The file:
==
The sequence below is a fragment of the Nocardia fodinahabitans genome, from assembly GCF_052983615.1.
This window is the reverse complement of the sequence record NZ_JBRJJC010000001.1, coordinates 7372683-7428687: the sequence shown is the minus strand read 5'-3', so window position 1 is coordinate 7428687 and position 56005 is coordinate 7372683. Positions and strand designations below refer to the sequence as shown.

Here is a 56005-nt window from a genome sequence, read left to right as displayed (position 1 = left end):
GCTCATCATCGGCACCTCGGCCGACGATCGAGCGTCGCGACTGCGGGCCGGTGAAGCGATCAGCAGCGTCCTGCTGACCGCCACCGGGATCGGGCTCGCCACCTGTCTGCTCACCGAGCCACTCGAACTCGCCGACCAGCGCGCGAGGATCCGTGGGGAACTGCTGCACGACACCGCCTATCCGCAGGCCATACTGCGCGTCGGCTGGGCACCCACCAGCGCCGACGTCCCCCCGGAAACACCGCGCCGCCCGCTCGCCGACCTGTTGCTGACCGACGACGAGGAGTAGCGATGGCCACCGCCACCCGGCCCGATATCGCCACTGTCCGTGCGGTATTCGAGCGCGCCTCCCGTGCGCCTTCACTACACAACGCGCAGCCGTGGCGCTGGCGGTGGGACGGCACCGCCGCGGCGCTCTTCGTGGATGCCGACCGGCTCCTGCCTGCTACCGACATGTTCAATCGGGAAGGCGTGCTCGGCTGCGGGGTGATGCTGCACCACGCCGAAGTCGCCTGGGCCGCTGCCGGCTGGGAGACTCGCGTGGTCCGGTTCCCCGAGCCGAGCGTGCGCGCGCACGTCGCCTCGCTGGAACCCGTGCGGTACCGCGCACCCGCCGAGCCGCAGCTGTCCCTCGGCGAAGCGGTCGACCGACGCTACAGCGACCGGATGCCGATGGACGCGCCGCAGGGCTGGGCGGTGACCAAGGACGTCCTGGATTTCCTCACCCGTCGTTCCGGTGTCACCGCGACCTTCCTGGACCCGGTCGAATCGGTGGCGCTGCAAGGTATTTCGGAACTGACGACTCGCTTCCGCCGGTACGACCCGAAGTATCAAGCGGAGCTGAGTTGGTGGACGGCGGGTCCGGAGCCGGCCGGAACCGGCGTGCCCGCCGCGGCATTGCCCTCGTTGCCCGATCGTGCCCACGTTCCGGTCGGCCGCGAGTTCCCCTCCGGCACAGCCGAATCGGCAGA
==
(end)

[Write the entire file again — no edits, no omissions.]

The sequence below is a fragment of the Nocardia fodinahabitans genome, from assembly GCF_052983615.1.
This window is the reverse complement of the sequence record NZ_JBRJJC010000001.1, coordinates 7372683-7428687: the sequence shown is the minus strand read 5'-3', so window position 1 is coordinate 7428687 and position 56005 is coordinate 7372683. Positions and strand designations below refer to the sequence as shown.

Here is a 56005-nt window from a genome sequence, read left to right as displayed (position 1 = left end):
GCTCATCATCGGCACCTCGGCCGACGATCGAGCGTCGCGACTGCGGGCCGGTGAAGCGATCAGCAGCGTCCTGCTGACCGCCACCGGGATCGGGCTCGCCACCTGTCTGCTCACCGAGCCACTCGAACTCGCCGACCAGCGCGCGAGGATCCGTGGGGAACTGCTGCACGACACCGCCTATCCGCAGGCCATACTGCGCGTCGGCTGGGCACCCACCAGCGCCGACGTCCCCCCGGAAACACCGCGCCGCCCGCTCGCCGACCTGTTGCTGACCGACGACGAGGAGTAGCGATGGCCACCGCCACCCGGCCCGATATCGCCACTGTCCGTGCGGTATTCGAGCGCGCCTCCCGTGCGCCTTCACTACACAACGCGCAGCCGTGGCGCTGGCGGTGGGACGGCACCGCCGCGGCGCTCTTCGTGGATGCCGACCGGCTCCTGCCTGCTACCGACATGTTCAATCGGGAAGGCGTGCTCGGCTGCGGGGTGATGCTGCACCACGCCGAAGTCGCCTGGGCCGCTGCCGGCTGGGAGACTCGCGTGGTCCGGTTCCCCGAGCCGAGCGTGCGCGCGCACGTCGCCTCGCTGGAACCCGTGCGGTACCGCGCACCCGCCGAGCCGCAGCTGTCCCTCGGCGAAGCGGTCGACCGACGCTACAGCGACCGGATGCCGATGGACGCGCCGCAGGGCTGGGCGGTGACCAAGGACGTCCTGGATTTCCTCACCCGTCGTTCCGGTGTCACCGCGACCTTCCTGGACCCGGTCGAATCGGTGGCGCTGCAAGGTATTTCGGAACTGACGACTCGCTTCCGCCGGTACGACCCGAAGTATCAAGCGGAGCTGAGTTGGTGGACGGCGGGTCCGGAGCCGGCCGGAACCGGCGTGCCCGCCGCGGCATTGCCCTCGTTGCCCGATCGTGCCCACGTTCCGGTCGGCCGCGAGTTCCCCTCCGGCACAGCCGAATCGGCAGA